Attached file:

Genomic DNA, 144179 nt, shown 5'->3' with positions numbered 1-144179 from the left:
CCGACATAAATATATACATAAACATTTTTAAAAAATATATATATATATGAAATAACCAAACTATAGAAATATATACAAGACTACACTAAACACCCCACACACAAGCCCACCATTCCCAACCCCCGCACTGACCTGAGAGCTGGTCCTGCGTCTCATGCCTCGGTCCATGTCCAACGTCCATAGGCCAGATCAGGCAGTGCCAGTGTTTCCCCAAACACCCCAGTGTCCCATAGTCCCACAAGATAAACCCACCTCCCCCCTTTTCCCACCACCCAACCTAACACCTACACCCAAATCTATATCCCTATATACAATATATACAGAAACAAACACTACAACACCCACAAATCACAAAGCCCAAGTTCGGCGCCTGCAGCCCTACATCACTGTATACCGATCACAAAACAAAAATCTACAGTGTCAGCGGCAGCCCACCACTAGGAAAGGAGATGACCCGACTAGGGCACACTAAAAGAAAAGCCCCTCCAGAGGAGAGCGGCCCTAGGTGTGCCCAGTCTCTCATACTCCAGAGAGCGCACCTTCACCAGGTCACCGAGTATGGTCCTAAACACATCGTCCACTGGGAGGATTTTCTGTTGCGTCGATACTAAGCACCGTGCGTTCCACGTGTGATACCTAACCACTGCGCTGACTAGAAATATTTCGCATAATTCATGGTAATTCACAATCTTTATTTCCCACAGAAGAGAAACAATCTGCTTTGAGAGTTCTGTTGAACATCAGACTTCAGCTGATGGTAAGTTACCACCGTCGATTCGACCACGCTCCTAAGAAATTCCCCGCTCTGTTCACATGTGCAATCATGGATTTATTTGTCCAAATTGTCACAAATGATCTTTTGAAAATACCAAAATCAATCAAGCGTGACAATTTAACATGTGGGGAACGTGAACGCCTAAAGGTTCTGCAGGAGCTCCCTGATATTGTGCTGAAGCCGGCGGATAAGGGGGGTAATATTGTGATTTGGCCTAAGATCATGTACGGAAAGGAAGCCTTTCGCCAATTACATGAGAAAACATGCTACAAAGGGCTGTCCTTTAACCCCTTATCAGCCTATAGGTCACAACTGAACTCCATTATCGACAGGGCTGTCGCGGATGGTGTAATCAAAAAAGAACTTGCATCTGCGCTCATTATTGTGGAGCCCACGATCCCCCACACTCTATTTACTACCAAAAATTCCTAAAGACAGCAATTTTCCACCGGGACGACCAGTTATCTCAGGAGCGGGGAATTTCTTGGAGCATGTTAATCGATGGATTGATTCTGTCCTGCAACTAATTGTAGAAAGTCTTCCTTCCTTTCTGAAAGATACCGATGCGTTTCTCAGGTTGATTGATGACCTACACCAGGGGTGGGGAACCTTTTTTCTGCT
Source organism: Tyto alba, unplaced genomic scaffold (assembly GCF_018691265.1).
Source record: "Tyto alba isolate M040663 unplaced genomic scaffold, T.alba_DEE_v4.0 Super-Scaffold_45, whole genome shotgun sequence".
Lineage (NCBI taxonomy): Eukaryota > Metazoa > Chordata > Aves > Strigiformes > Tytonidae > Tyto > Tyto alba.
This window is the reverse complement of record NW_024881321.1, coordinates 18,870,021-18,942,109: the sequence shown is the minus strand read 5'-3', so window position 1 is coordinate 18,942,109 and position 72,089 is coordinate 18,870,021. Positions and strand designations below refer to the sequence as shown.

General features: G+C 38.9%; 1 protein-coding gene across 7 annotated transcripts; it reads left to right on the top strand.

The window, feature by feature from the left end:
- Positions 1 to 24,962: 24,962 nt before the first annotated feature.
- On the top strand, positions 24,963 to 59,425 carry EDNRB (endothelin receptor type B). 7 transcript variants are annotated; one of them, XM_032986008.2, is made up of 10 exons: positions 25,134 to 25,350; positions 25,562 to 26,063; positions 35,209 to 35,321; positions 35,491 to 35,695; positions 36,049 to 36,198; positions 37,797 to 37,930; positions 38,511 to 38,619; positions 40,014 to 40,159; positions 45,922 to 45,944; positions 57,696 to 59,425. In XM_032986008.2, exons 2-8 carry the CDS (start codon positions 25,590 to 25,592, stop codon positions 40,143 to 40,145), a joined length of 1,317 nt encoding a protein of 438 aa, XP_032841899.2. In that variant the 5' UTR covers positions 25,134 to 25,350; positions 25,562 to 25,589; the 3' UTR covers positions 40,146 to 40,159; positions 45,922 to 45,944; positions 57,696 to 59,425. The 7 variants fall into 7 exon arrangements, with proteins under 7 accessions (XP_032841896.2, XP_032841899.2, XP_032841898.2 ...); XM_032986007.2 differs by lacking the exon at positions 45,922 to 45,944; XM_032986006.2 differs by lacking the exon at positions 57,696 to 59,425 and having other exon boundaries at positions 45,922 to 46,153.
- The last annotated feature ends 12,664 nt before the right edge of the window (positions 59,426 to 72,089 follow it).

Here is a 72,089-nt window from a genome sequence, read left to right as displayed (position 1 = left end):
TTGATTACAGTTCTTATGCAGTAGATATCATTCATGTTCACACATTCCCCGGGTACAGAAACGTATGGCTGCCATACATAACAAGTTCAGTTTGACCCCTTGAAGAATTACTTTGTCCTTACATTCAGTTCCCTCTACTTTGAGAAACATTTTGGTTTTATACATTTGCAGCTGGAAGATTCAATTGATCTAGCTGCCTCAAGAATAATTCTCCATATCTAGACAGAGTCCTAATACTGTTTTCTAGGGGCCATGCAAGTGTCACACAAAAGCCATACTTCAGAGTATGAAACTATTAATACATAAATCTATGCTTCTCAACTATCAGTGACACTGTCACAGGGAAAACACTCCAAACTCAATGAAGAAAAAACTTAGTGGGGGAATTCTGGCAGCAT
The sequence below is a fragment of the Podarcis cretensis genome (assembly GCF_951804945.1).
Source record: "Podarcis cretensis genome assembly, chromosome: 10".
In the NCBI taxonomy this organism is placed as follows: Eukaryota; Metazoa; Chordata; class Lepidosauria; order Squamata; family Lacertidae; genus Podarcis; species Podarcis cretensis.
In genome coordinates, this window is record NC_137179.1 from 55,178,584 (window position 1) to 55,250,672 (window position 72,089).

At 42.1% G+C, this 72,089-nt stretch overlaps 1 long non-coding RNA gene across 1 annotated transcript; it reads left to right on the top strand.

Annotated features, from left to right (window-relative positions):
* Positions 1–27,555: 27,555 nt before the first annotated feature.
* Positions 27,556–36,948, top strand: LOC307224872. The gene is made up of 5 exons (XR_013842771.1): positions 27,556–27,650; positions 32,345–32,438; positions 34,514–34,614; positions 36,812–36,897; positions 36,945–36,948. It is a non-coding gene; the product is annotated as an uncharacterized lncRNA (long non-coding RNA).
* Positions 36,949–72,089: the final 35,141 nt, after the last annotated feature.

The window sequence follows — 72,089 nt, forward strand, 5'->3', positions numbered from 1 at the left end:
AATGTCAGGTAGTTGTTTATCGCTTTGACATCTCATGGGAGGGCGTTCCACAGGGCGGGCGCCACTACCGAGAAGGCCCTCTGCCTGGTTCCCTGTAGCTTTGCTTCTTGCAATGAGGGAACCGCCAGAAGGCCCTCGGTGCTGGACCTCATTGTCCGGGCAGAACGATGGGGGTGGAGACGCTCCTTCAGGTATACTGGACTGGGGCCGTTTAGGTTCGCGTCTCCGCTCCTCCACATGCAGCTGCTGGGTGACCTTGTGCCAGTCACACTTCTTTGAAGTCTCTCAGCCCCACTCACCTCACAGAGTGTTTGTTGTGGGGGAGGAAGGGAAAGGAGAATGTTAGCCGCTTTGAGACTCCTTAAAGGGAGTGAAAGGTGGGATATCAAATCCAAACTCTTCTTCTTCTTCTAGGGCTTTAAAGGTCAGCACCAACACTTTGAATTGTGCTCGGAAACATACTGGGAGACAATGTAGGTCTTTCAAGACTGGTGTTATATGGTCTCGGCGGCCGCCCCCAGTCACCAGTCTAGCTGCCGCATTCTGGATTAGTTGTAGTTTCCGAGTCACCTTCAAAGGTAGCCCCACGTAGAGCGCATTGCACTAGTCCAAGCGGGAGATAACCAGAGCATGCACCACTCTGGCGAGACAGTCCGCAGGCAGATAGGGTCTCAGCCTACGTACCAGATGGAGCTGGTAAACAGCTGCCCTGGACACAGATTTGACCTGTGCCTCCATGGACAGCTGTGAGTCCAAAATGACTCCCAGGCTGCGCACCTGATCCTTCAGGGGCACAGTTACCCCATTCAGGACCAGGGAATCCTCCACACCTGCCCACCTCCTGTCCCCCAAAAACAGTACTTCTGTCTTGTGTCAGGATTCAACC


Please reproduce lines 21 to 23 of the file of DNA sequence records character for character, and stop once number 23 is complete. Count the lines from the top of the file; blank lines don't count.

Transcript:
* Positions 27,556–36,948, top strand: LOC307224872. The gene is made up of 5 exons (XR_013842771.1): positions 27,556–27,650; positions 32,345–32,438; positions 34,514–34,614; positions 36,812–36,897; positions 36,945–36,948. It is a non-coding gene; the product is annotated as an uncharacterized lncRNA (long non-coding RNA).
* Positions 36,949–72,089: the final 35,141 nt, after the last annotated feature.

The window sequence follows — 72,089 nt, forward strand, 5'->3', positions numbered from 1 at the left end: